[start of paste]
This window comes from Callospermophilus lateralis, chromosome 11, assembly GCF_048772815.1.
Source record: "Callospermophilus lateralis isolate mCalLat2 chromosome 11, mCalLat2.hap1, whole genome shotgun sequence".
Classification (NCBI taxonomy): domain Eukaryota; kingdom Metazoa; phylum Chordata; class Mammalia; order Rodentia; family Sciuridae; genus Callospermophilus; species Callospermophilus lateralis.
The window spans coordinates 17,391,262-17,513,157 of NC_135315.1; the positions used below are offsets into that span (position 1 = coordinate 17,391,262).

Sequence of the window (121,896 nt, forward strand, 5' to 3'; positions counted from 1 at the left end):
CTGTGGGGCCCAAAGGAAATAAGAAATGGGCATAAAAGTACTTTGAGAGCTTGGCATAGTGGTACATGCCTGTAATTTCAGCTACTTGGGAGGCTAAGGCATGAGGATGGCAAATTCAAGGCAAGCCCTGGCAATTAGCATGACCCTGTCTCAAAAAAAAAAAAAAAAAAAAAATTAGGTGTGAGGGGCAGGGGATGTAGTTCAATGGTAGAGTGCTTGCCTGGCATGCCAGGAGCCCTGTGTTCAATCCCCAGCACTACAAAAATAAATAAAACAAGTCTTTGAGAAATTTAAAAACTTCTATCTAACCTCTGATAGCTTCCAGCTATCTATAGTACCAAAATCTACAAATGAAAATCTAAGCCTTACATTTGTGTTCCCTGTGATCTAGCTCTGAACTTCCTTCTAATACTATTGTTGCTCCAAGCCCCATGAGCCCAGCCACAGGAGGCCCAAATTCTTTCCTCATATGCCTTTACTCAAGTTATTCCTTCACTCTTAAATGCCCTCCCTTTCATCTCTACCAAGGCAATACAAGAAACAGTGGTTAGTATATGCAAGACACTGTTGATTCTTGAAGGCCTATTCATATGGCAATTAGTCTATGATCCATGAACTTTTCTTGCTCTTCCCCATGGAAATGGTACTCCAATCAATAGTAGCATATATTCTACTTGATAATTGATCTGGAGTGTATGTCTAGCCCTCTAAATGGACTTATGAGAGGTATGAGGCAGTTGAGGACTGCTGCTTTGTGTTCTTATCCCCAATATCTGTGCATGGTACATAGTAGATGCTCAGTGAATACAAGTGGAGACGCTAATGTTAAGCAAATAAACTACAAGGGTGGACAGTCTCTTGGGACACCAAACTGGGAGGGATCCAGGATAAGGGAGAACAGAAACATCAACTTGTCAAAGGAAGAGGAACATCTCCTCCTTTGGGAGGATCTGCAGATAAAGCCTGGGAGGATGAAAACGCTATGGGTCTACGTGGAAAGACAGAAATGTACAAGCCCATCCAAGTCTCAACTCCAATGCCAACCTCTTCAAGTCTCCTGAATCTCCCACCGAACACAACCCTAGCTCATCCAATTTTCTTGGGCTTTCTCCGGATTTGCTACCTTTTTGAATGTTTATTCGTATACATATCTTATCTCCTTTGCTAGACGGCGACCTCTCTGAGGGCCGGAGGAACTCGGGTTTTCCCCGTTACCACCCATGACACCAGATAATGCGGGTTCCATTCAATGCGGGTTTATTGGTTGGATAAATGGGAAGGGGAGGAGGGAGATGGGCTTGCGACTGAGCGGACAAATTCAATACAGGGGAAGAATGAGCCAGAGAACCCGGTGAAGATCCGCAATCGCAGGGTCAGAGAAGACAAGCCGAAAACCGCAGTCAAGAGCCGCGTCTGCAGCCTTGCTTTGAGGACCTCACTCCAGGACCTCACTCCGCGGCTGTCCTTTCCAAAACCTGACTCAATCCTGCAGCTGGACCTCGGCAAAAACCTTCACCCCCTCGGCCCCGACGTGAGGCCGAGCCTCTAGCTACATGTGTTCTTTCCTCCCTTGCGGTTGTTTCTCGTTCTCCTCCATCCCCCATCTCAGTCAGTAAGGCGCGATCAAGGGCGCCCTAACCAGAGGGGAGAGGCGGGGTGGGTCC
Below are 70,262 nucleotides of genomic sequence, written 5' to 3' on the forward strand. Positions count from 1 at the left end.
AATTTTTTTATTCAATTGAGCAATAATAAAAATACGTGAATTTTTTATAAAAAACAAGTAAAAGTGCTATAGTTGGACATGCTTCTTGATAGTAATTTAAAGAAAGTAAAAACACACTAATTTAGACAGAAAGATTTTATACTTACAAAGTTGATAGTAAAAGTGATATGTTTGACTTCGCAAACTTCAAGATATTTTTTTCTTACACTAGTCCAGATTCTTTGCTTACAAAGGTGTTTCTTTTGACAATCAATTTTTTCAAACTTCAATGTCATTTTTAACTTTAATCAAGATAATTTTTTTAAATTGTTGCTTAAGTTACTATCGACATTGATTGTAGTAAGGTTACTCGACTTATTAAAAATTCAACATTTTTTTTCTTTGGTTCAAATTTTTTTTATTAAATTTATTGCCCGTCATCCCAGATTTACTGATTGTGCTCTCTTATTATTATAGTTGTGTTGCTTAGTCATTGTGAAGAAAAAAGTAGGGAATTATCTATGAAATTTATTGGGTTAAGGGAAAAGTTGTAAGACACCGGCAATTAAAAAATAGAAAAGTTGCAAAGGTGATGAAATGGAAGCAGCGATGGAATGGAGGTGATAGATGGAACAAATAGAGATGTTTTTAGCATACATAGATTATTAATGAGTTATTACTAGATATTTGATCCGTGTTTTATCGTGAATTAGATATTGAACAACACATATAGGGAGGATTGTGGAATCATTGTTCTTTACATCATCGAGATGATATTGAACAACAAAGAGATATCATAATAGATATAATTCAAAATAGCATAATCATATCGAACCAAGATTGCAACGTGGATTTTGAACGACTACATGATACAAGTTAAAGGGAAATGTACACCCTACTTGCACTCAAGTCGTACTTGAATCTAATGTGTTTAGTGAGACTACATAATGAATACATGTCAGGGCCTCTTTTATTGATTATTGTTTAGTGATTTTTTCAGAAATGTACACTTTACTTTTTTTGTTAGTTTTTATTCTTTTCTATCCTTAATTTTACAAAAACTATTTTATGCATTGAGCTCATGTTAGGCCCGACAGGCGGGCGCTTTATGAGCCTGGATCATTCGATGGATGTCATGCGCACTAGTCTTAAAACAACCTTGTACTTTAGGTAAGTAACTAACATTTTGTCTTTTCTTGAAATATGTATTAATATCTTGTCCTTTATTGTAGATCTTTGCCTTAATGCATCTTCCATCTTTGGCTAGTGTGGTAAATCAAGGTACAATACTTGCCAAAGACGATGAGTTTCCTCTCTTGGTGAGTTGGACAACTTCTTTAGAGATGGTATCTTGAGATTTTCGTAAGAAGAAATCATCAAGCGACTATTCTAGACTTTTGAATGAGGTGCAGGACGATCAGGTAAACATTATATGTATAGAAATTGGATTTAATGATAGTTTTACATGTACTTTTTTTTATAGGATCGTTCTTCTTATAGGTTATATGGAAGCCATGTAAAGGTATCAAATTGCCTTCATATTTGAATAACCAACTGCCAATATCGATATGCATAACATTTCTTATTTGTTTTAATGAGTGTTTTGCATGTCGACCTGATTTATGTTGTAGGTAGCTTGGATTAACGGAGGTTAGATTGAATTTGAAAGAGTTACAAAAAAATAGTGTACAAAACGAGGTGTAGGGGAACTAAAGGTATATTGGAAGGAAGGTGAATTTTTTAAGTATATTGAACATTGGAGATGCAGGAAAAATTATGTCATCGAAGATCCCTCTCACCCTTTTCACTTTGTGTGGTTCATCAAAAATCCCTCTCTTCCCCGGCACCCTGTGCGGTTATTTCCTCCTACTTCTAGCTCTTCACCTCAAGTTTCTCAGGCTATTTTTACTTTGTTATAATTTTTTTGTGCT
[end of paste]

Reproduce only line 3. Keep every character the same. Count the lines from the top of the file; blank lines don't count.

Classification (NCBI taxonomy): domain Eukaryota; kingdom Metazoa; phylum Chordata; class Mammalia; order Rodentia; family Sciuridae; genus Callospermophilus; species Callospermophilus lateralis.